Five months ago, I traveled to Dharmsala India with a Delegation from Washington State, Compassion 2020 Delegation, to have a private meeting with the Dalai Lama. I have always admired and respected the Dalai Lama because he promotes human values such as compassion, forgiveness, and empathy.  He happens to be a Buddhist monk, but the values he promotes and lives are independent of any religion; they are simply human.                                                                         

As we were sitting in his reception area waiting for him to arrive and anticipating what our meeting would be like, I felt nervous and anxious. Yet the moment he entered the room, I felt a sense of warmth that I can say reminded me of being around my grandmother, who also projected love and kindness in this manner.  I immediately relaxed and focused on listening to his message, what he wanted to share with us.  He talked to us at length about these human values he promotes and how compassion forgiveness, and warm-heartedness are our path to peace and happiness in our lives

 

The Dalai Lama has been living in northern India since 1959, when he fled his home country of Tibet as a young man and crossed the Himialayan mountain range on foot and on horseback.  India offered him asylum in Dharmsala, and since that time, thousands of Tibetan men, women, and children have taken the same journey to join him in exile.  The Central administration of the Tibetan government also lives in Dharmsala, including the Prime Minister and cabinet officials. We met with them as well when we visited.  

After all of this time living in exile, leading his people, and working diligently to preserve his culture, I wanted to understand how he has maintained such positive energy and enthusiasm throughout it all. I was fortunate in our meeting to ask him this question, and he responded by saying that he sleeps 9 hours every night and he meditates for 4 hours per day.  I have reflected on his answer for the past 5 months, and even more now as we are currently battling this Covid-19 crisis, and our lives have been disrupted in so many ways. The lesson I am understanding is as leaders, we must prioritize our self-care, and we must maintain a healthy heart so we can be empathetic, kind and compassionate towards others as an automatic response.  

Imagine a team where everyone is kind to one another, trust is at a high level, and we never have to question intent.  When trust on a team is low, it is much harder to manage, to participate.  Consider the amount of time, emotional energy and stress that goes into self-preservation, questioning intent, being cautious, and building alliances.  All of that energy can be focused and coordinated towards achieving team and client outcomes. What are the possibilities for achievement and experience when we feel safe to trust others? This can only be accomplished when leaders prioritize people, practice human values, and lead with a pure heart.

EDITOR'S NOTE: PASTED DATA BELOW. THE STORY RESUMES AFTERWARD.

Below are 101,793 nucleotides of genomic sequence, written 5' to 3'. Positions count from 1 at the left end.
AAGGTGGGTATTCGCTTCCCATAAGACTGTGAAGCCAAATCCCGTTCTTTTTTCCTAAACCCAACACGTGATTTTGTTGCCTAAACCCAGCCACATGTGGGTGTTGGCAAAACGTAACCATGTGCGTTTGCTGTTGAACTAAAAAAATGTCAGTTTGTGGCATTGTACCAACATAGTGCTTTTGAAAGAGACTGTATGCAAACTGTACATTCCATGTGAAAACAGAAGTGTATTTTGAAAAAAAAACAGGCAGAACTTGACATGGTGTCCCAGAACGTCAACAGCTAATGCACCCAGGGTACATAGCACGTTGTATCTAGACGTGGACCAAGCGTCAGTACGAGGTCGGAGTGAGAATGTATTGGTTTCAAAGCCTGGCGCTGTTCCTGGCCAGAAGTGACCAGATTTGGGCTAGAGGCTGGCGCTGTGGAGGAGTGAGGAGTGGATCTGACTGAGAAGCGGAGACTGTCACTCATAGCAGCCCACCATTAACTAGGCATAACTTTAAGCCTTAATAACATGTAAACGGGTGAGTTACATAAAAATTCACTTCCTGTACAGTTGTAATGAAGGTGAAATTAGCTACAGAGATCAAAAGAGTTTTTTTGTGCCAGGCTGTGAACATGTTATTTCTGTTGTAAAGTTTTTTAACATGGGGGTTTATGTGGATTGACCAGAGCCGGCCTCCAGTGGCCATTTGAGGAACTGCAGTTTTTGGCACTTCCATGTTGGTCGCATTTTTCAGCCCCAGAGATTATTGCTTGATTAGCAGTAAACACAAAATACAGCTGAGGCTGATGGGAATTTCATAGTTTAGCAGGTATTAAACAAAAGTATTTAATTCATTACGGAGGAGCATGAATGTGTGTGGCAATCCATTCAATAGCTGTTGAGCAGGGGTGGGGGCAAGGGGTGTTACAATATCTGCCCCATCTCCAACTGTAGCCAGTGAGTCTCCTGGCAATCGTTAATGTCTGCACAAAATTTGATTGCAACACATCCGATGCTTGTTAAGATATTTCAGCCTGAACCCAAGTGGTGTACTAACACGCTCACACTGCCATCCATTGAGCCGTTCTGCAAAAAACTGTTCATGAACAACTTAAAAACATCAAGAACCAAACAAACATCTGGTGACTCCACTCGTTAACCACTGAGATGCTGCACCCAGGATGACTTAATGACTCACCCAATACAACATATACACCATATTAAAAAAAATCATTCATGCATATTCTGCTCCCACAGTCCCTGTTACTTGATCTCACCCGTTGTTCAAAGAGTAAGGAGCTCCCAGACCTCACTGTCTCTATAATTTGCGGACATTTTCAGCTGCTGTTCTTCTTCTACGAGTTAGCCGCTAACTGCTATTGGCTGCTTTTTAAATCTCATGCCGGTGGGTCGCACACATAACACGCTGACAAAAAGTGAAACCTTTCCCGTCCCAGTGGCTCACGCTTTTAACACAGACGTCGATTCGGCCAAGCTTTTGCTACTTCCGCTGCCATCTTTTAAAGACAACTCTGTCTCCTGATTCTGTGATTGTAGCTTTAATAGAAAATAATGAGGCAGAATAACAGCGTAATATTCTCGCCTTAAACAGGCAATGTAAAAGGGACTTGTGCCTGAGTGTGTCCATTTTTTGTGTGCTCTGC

Last week I wrote that the most important soft skill that leaders will need to practice over the coming months is Empathy.  I have been fortunate to interact with many leaders over the past week who have shared their stories of how they are leading their teams through this crisis, and two stories stood out to me. I have changed names to protect their anonymity, but their stories are unfiltered, and authentic. 

Mike, a senior leader in a professional services firm shared, “Amy, now is not the time for us to sell our service, now is the time to support our clients. A time will come when it is appropriate to refocus on pipeline and closing sales. Our industry has the opportunity to shine in a crisis, and I am focusing my team on providing as much support and value to our clients as possible today.”  

This is a brilliant example of empathy in action. 

Today, a CEO shared that in his own leadership journey, he learned to become uncomfortable with not knowing.  He shared this with a group of leaders who were beginning a leadership development program that we were launching virtually at his firm.  He went on to say that if they didn’t know what this meant before, they should know now.  In other words, he was communicating that it is ok to feel like we don’t know what to do, that we don’t have all of the answers, and this is part of being a leader.  As he shared this, I watched this message resonate across their many faces on my monitor. He was creating a safe place for them to learn and to grow as leaders

What are ways we can practice empathy? Please share your ideas in the comments so we can keep the conversation going. 

Hi, I’m Amy Hedin.

I founded HumanPoint in 2007 with the mission of empowering leaders and teams to reach their potential. Although my team and our offerings have expanded, my passion for coaching is as central to my work as it was 12 years ago. Here on our blog you’ll find the advice, expertise, and insight my team and I have gained from decades of work in the executive coaching and consulting field.

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